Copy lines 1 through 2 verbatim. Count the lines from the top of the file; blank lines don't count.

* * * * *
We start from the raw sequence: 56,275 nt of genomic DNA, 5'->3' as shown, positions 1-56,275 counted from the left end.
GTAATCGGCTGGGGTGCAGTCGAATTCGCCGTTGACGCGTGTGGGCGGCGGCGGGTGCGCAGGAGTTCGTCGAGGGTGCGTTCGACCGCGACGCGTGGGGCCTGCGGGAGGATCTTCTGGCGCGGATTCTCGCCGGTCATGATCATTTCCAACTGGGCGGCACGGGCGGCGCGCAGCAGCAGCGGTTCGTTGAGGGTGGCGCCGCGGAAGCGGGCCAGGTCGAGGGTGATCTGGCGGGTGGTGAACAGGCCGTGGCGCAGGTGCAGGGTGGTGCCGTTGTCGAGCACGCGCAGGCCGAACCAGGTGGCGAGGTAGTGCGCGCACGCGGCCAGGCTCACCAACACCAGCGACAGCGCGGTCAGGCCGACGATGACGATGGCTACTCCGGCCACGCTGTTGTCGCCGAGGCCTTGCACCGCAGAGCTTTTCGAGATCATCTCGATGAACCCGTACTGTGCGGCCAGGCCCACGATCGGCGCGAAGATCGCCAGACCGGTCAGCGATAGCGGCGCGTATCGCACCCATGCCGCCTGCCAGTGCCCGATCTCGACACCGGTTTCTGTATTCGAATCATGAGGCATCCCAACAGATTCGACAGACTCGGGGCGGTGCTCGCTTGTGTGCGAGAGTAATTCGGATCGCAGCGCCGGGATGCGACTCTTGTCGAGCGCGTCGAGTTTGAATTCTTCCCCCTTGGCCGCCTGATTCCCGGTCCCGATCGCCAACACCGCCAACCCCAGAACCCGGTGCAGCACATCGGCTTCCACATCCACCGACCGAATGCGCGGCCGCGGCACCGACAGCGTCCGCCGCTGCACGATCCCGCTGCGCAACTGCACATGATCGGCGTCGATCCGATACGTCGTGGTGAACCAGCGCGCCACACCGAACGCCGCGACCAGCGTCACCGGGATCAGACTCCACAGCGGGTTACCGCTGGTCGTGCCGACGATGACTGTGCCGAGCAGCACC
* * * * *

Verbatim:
We start from the raw sequence: 56,275 nt of genomic DNA, 5'->3' as shown, positions 1-56,275 counted from the left end.
GTAATCGGCTGGGGTGCAGTCGAATTCGCCGTTGACGCGTGTGGGCGGCGGCGGGTGCGCAGGAGTTCGTCGAGGGTGCGTTCGACCGCGACGCGTGGGGCCTGCGGGAGGATCTTCTGGCGCGGATTCTCGCCGGTCATGATCATTTCCAACTGGGCGGCACGGGCGGCGCGCAGCAGCAGCGGTTCGTTGAGGGTGGCGCCGCGGAAGCGGGCCAGGTCGAGGGTGATCTGGCGGGTGGTGAACAGGCCGTGGCGCAGGTGCAGGGTGGTGCCGTTGTCGAGCACGCGCAGGCCGAACCAGGTGGCGAGGTAGTGCGCGCACGCGGCCAGGCTCACCAACACCAGCGACAGCGCGGTCAGGCCGACGATGACGATGGCTACTCCGGCCACGCTGTTGTCGCCGAGGCCTTGCACCGCAGAGCTTTTCGAGATCATCTCGATGAACCCGTACTGTGCGGCCAGGCCCACGATCGGCGCGAAGATCGCCAGACCGGTCAGCGATAGCGGCGCGTATCGCACCCATGCCGCCTGCCAGTGCCCGATCTCGACACCGGTTTCTGTATTCGAATCATGAGGCATCCCAACAGATTCGACAGACTCGGGGCGGTGCTCGCTTGTGTGCGAGAGTAATTCGGATCGCAGCGCCGGGATGCGACTCTTGTCGAGCGCGTCGAGTTTGAATTCTTCCCCCTTGGCCGCCTGATTCCCGGTCCCGATCGCCAACACCGCCAACCCCAGAACCCGGTGCAGCACATCGGCTTCCACATCCACCGACCGAATGCGCGGCCGCGGCACCGACAGCGTCCGCCGCTGCACGATCCCGCTGCGCAACTGCACATGATCGGCGTCGATCCGATACGTCGTGGTGAACCAGCGCGCCACACCGAACGCCGCGACCAGCGTCACCGGGATCAGACTCCACAGCGGGTTACCGCTGGTCGTGCCGACGATGACTGTGCCGAGCAGCACC